McGill explains his perception of the role of the producer: “I suppose the general perception is of the cigar smoking, Dom-drinking West End Producer – who I follow on Twitter and is hilarious! – but in reality, the producer is responsible for most aspects of a production, from the administrative side (which includes budgeting, financing, negotiating contracts, marketing and press of the production) to the creative side (collaborating with writers, directors, actors, musicians, stage management and technical crew), to create a show which hopefully everyone is proud to be part of.”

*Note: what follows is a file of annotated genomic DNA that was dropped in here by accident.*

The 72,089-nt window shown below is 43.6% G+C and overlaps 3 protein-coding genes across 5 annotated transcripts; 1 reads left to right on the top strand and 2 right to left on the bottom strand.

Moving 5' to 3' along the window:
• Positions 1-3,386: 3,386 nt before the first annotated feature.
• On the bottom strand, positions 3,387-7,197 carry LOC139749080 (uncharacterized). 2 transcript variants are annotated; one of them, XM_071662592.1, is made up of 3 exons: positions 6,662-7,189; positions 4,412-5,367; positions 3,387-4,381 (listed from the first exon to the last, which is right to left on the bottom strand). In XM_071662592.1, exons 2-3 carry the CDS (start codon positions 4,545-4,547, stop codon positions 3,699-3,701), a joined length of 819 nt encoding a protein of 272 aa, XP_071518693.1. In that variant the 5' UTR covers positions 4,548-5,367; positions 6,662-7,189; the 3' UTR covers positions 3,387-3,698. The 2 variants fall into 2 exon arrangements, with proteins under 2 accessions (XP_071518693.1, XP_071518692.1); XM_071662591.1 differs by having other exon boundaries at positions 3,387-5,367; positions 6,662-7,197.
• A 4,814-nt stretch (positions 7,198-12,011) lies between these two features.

For Hutchinson, “essentially the producer brings everyone together. It’s their original idea and they conceive of how it could all work as a whole production. They’re the risk taker. They have to have the belief from the beginning.” Hutchinson explains how “risk is a big word in theatre at the moment. I hear it at conferences and in arts discussions all the time.” Hutchinson describes the types of risks that producer is taking as being both financial and creative, as not only are they playing with huge amounts of money but “it only takes one flop to put theatres off your work; one bad show, one project that is under par…” As Hutchinson will be using his Stage One funding to finance a regional tour of the puppetry musical Avenue Q he tells me how, particularly in recent years, there is even more risk associated with regional theatre: “Regional theatre is in crisis. The only way we can rebuild it is with funding people [like Stage One] who are taking these kind of risks”.